In situ sequencing for RNA analysis in preserved tissue and cells2013In: Nature Methods, ISSN 1548-7091, E-ISSN 1548-7105, Vol. 10, no 9, p. 857-+Article in journal (Refereed)
    Abstract [en]

    Tissue gene expression profiling is performed on homogenates or on populations of isolated single cells to resolve molecular states of different cell types. In both approaches, histological context is lost. We have developed an in situ sequencing method for parallel targeted analysis of short RNA fragments in morphologically preserved cells and tissue. We demonstrate in situ sequencing of point mutations and multiplexed gene expression profiling in human breast cancer tissue sections.

  • 4. Kiflemariam, Sara
    et al.
    Mignardi, Marco
    Stockholm University, Faculty of Science, Department of Biochemistry and Biophysics.
    Ali, Muhammad Akhtar
    Bergh, Anders
    Nilsson, Mats
    Stockholm University, Faculty of Science, Department of Biochemistry and Biophysics.
    Sjöblom, Tobias
    In situ sequencing identifies TMPRSS2-ERG fusion transcripts, somatic point mutations and gene expression levels in prostate cancers2014In: Journal of Pathology, ISSN 0022-3417, E-ISSN 1096-9896, Vol. 234, no 2, p. 253-261Article in journal (Refereed)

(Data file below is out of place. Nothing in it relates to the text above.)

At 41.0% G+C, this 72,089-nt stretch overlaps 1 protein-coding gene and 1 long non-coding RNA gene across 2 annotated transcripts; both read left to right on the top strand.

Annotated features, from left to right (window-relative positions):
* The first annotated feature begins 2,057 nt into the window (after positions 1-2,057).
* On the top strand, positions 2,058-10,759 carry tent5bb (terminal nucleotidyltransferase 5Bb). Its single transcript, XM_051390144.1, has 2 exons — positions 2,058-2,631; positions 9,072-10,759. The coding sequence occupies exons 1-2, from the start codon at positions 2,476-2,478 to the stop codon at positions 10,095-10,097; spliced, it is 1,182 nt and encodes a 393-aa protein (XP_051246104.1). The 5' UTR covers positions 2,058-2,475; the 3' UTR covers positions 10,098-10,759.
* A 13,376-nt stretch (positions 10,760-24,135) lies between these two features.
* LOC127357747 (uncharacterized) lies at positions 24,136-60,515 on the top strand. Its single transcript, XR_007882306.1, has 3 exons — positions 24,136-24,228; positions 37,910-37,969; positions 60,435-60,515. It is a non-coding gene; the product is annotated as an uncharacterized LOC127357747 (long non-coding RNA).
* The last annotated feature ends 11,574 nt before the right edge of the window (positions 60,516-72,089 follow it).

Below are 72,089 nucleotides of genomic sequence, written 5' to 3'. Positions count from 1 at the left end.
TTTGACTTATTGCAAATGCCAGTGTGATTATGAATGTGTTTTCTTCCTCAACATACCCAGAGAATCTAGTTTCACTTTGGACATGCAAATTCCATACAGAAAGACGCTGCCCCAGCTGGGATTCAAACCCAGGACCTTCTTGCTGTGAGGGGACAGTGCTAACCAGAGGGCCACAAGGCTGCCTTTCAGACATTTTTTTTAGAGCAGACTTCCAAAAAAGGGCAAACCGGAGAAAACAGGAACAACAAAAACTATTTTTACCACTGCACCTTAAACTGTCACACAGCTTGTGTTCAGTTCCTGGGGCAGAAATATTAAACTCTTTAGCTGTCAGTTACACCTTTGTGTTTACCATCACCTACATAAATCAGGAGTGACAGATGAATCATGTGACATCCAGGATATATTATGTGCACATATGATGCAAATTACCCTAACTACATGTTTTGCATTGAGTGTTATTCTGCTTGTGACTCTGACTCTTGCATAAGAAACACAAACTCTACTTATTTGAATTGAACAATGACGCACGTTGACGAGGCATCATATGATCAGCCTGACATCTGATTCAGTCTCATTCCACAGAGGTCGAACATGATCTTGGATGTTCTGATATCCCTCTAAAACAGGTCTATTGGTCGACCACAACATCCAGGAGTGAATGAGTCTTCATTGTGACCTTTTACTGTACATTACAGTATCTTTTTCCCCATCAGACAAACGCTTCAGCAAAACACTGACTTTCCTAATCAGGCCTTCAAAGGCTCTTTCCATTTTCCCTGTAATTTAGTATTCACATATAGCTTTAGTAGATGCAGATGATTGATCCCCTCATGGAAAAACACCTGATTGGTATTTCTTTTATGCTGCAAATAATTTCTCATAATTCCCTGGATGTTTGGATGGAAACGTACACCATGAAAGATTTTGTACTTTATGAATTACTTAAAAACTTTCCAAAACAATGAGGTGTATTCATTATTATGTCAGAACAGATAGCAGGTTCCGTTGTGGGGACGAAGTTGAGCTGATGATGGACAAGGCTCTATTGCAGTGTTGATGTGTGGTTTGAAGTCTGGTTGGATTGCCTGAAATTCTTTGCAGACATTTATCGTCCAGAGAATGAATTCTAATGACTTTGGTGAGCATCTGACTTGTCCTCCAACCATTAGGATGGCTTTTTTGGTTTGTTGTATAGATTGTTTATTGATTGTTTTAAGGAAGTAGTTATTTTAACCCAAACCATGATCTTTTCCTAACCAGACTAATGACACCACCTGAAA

Abstract [en]

    Translocations contribute to the genesis and progression of epithelial tumours and in particular to prostate cancer development. To better understand the contribution of fusion transcripts and visualize the clonal composition of multifocal tumours, we have developed a technology for multiplex in situ detection and identification of expressed fusion transcripts. When compared to immunohistochemistry, TMPRSS2-ERG fusion-negative and fusion-positive prostate tumours were correctly classified. The most prevalent TMPRSS2-ERG fusion variants were visualized, identified, and quantitated in human prostate cancer tissues, and the ratio of the variant fusion transcripts could for the first time be directly determined by in situ sequencing. Further, we demonstrate concurrent in situ detection of gene expression, point mutations, and gene fusions of the prostate cancer relevant targets AMACR, AR, TP53, and TMPRSS2-ERG. This unified approach to in situ analyses of somatic mutations can empower studies of intra-tumoural heterogeneity and future tissue-based diagnostics of mutations and translocations.

  • 5.
    Mignardi, Marco
    Stockholm University, Faculty of Science, Department of Biochemistry and Biophysics.
    In situ Sequencing: Methods for spatially-resolved transcriptome analysis 2014Doctoral thesis, comprehensive summary (Other academic)
    Abstract [en]